In a similar rapid fire process as the “term limit tweak,” Miller ally, Manhattan Councilman Bill Perkins, Chairman of Government Operations, was planning to report the bill out of committee on Tuesday (10/12); Council staff would have quietly snuck copies of the bill -- before it was passed by committee -- onto members desks over the weekend in order to “age,” and Wednesday (10/13) the full Council was to have blindly voted.
Few, if any member, would have had the courage to complain that they did not have the time to digest the bill(s) or ask for time to consider or debate the inch thick package. After all, Miller controls committee assignments and Council staff and perks. You don’t cross the leader – think Shelly Silver and Joe Bruno.
Now this rush to judgment was surprisingly cancelled on Tuesday with quiet calls from staff to Government Operations Committee members cancelling the meeting.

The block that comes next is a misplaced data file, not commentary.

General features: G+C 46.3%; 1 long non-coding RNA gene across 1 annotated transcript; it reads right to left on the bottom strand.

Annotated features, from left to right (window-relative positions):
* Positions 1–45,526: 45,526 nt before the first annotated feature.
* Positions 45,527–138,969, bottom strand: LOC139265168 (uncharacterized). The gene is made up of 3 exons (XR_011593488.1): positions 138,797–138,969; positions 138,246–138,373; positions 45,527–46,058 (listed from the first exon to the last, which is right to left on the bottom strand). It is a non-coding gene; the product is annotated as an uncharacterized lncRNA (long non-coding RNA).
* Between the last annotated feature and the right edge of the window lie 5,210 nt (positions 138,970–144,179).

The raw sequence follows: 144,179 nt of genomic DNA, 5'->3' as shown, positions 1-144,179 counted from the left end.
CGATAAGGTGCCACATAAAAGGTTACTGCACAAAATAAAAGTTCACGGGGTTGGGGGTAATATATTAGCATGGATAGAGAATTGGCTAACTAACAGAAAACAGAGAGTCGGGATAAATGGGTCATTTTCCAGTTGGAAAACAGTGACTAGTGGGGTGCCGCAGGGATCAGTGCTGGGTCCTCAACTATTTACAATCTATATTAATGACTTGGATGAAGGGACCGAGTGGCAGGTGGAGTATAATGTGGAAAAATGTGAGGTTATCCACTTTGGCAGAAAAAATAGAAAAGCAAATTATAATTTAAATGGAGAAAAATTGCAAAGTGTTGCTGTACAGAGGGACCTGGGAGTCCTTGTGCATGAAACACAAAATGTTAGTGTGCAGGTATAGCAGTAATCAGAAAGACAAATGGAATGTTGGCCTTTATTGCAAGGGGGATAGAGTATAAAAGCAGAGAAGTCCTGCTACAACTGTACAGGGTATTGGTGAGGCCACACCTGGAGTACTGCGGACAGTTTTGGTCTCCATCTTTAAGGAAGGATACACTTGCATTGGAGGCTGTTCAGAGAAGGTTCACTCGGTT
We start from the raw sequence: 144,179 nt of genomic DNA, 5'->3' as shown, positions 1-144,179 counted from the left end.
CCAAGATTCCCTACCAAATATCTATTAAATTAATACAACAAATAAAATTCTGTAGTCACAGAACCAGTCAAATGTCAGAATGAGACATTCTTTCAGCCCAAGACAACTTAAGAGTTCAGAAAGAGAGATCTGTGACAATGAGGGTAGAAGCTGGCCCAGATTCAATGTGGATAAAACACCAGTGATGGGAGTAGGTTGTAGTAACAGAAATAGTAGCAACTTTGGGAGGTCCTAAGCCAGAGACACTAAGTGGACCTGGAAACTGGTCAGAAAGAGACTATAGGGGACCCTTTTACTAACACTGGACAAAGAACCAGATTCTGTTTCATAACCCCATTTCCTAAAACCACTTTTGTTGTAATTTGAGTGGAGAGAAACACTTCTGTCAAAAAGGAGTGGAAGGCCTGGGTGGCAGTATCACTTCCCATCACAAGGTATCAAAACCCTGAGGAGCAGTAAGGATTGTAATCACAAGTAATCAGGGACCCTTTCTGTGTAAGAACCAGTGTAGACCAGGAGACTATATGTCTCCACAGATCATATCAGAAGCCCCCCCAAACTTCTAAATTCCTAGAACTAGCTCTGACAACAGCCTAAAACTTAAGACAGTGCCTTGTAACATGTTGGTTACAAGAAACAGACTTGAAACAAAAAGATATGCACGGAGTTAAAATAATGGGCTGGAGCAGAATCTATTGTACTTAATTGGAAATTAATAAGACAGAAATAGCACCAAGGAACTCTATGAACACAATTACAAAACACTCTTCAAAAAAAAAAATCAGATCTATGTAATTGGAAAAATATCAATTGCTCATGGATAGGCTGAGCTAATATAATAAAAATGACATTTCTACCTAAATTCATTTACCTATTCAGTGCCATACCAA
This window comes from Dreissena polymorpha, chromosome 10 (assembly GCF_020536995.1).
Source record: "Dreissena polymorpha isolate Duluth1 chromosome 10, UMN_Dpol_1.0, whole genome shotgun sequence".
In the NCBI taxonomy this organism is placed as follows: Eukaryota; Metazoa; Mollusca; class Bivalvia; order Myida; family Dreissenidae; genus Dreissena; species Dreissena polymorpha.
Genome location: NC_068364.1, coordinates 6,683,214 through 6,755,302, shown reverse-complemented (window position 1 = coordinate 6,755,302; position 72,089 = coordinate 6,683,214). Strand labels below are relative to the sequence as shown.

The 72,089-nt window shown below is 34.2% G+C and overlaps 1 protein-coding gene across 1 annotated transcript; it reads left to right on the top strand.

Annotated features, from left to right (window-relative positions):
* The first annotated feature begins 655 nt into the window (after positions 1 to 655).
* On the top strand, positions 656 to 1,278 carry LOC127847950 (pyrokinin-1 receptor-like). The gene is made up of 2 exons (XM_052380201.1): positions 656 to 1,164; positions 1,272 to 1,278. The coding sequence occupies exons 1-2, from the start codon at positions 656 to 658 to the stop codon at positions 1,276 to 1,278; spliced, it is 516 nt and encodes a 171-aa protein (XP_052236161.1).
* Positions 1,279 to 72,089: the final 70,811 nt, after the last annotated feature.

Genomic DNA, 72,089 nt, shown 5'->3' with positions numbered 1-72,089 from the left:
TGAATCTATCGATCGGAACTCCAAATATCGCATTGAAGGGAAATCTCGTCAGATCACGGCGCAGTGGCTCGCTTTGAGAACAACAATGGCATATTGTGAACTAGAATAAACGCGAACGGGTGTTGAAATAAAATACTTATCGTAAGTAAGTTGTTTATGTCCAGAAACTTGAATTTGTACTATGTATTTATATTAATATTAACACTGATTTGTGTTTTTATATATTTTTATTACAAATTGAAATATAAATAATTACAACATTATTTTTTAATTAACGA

We do not know why.
This past Friday, I chatted with a member of the City Council who described his concern and frustration with what appeared to be an unstoppable train that would have caused “damage to the public perception of the Council.”
“While the Bill itself seems fine,” this Council member who requested not to be named told us, “I would not want to change the rules in the middle of the game.” The member insisted that if the change was warranted, it could take effect after the next Mayoral election so that the Council could consider it on the merits and not on the “Giff factor.”
Clearly, passing law to help the Council Speaker in an election contest runs against the grain, according to one member, and “Lots of members will vote for it and never have seen it.”
Perhaps the Speaker rethought his action and stopped the process to give democracy a second look. Or maybe it was just a technical glitch and things will steamroll shortly.
“Good government” is a wonderful watchword; it is not an excuse for taking advantage of the system.
January 9, 2002, inside Council Chambers, Gifford Miller (center) with colleagues, after unanilously being elected Council Speaker.